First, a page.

I am sorry again that you didn't notice that I will use 3 more resistors (to be connected in parallel) to have 4 scales. In other words, the resistor for the lowest scale is always connected at the secondary output.

 

Kartman wrote:

I'd suggest you use an energy monitoring ic from the likes of crystal semi, Analog Devices or Microchip that have high resolution bipolar adcs and rms hardware to all the grunt work for you. These chips are quite cheap.

 

Thank you for the advice.

I'm afraid I don't have the privilege that most people have. So I have to think always 'out of the box' every time I design a product due to the rather small list of the available components I can use. For example, to get a current transformer, we remove the low-voltage coil of a conventional small 'iron' transformer and replace it with 1 or 2 turns of thick wire (as its primary).

 

 

Last Edited: Sun. Mar 15, 2015 - 11:15 AM
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your concept is that you switch the burden resistors with port pins. A tristated port pin should not give you an appreciable load - the impedance will be high and the capacitance a few pF. Also note that the effective on resistance of the port mosfet can be many ohms.
I too have modified mains transformers as a home brew current transformer!

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You are right about the saturation internal resistance of a pin when configured as output.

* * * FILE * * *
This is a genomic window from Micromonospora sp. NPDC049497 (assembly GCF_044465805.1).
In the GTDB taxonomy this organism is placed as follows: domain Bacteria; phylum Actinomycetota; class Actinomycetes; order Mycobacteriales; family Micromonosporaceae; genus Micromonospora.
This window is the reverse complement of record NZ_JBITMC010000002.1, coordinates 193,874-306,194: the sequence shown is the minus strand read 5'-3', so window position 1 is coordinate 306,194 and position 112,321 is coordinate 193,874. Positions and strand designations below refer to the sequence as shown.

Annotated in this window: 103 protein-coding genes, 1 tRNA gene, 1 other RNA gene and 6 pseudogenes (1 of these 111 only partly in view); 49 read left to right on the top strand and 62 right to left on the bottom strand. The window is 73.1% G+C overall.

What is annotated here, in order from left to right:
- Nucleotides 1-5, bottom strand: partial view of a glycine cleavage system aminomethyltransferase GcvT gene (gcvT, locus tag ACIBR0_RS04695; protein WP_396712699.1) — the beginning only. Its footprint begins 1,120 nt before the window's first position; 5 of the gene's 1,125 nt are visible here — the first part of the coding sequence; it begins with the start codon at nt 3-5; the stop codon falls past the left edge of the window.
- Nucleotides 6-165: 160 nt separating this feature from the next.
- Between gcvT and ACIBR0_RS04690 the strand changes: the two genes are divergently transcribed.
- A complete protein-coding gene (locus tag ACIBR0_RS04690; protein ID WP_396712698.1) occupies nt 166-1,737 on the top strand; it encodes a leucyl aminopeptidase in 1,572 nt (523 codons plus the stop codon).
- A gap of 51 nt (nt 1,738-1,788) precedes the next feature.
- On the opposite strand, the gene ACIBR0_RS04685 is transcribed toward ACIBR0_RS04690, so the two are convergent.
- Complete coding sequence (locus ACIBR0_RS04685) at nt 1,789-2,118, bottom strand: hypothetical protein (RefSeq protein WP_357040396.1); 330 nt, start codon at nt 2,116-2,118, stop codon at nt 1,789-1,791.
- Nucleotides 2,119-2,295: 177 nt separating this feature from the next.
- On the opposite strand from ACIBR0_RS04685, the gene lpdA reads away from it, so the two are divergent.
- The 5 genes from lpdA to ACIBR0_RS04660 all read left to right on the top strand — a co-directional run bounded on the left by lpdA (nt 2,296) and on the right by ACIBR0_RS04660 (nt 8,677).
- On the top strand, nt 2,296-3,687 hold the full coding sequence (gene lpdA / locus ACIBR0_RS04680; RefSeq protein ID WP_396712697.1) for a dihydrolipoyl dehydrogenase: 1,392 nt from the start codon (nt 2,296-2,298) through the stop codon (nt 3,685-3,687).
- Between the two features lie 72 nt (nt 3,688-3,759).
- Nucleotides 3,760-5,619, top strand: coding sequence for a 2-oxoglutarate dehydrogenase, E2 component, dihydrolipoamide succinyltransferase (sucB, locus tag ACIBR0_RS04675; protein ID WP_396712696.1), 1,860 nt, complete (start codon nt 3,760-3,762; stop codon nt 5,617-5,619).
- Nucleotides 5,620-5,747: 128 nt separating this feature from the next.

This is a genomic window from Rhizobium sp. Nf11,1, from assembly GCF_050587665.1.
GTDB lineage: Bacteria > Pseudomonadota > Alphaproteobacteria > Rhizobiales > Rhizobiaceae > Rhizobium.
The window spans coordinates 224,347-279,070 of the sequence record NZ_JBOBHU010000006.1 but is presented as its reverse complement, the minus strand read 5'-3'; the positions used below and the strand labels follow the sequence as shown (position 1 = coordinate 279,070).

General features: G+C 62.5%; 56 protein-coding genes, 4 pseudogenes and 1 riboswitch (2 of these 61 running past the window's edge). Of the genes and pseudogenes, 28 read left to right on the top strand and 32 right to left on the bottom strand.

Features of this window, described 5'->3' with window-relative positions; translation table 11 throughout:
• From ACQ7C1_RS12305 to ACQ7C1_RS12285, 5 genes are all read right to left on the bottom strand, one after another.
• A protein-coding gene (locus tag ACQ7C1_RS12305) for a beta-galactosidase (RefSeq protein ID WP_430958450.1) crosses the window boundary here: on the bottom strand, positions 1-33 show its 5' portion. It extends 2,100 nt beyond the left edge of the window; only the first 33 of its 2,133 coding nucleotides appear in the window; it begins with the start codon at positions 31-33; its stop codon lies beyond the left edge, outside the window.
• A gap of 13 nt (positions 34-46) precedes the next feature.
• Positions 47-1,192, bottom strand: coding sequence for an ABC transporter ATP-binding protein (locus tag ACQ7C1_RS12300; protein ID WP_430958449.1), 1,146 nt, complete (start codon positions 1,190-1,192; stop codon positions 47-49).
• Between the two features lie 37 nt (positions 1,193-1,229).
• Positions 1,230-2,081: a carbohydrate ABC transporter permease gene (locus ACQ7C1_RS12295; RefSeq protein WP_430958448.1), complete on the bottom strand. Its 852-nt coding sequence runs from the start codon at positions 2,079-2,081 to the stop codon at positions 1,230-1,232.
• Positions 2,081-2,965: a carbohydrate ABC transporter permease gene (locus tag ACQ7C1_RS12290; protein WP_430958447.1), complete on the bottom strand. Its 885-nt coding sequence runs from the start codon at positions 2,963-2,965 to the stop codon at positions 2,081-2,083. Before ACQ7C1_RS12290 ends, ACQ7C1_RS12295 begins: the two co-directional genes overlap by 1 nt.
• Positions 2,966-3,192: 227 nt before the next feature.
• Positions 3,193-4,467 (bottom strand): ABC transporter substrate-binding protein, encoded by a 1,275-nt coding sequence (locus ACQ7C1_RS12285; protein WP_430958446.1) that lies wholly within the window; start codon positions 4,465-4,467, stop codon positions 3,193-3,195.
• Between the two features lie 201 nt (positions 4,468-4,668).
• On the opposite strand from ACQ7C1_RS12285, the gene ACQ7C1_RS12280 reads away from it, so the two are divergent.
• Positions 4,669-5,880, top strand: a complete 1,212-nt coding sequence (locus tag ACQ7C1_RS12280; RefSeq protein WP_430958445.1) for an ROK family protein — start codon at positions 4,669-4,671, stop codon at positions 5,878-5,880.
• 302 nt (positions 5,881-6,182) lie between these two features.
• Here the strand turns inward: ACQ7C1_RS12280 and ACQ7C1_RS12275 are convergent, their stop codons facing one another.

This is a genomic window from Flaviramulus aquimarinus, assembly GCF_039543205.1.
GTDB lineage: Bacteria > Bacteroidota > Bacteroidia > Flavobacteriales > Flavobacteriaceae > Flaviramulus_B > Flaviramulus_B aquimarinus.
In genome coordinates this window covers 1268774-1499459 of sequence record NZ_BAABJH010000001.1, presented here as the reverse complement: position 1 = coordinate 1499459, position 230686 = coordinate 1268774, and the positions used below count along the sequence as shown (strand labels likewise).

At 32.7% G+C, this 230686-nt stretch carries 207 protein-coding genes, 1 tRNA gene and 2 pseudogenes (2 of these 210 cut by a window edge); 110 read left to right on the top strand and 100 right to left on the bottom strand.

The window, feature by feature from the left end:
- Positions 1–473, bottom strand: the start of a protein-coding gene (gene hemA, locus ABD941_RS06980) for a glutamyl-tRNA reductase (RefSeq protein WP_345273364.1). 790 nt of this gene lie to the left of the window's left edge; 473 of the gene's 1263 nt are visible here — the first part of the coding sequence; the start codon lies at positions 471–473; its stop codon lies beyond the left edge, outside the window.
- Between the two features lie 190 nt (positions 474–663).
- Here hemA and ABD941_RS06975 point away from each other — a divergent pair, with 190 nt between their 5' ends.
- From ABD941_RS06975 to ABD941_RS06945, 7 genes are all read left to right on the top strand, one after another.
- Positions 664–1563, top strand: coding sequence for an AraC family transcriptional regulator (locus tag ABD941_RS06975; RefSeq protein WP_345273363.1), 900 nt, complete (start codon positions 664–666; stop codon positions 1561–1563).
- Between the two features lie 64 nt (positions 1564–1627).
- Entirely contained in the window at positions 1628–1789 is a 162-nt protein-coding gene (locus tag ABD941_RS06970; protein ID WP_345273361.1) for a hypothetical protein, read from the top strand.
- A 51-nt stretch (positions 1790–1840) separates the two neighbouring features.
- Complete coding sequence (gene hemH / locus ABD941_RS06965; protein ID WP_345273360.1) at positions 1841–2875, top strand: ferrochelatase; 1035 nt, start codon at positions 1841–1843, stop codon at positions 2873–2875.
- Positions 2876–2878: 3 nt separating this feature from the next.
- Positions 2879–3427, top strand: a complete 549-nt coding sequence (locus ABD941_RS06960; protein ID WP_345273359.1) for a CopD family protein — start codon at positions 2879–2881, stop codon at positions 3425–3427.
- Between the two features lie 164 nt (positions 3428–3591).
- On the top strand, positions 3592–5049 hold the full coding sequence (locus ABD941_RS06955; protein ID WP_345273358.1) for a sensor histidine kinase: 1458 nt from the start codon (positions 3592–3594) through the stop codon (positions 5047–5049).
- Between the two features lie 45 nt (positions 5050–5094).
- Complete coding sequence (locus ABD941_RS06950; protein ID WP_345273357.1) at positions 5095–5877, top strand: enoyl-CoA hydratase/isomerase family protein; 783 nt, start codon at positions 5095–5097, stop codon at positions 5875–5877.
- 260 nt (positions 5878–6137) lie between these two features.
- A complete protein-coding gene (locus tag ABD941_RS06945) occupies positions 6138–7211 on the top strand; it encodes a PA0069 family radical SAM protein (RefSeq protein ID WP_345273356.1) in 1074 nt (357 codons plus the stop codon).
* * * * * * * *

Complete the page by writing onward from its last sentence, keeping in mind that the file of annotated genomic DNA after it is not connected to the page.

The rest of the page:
Also I have to use 5% tolerance resistors at best. And since I prefer not to add the available trimmers (mechanical variable resistors), I usually include in my algorithms what I may call "adjusting variable". The MCU calculates, usually for once, this variable at run time (there is one for each scale in this project) then saves it in EEPROM. At run time, I activate the routine of this adjustment thru an unused pin (or by other methods, if real necessary) at a specific value of the measured current (usually at 50% of the maximum).

For instance, I try (while designing the hardware and software) that the end accuracy will be not more than 1%.

The conversion time of my free running ADC for this meter is about 100us (or 832 MCU cycles at 8 MHz). So during a mains half-cycle (if 50 Hz), there are about 100 samples. Also I had to take into consideration that the frequency of our mains power (or of independent AC generators) could vary from 45 to 55 Hz, besides the possible variation of the internal MCU frequency. How I did it, I will leave it for another thread ;)

 

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Using the rectifier changes the way the measurement is done. There are both pro's and con's from this. The good thing is that the ADC only needs to measure positive voltages and thus one gains 1 Bit of resolution  and switching the shunt is simpler as it is DC Voltage. With the rectifier working in a current mode there is not much trouble with temperature effects.

 

 However there is also a downside: the burden voltage is higher by 2 Diode drops - thus errors from the current transformer increase. The ADC needs to measure a DC voltage and thus can not use an automatic zero adjustment in software. I am afraid the loss in accuracy due to ADC offset voltage is larger than the gain from 1 bit more of resolution. Switching the burden Resistor directly via a port Pin in limited, as the output impedance of the IO Port is not very temperature stable. Its more like a high TC 60 Ohms resistor. So the useful range in somewhat limited, even it more than 1 Port pin is used. So one would likely need at least an external lower resistance MOSFET for the range-switching.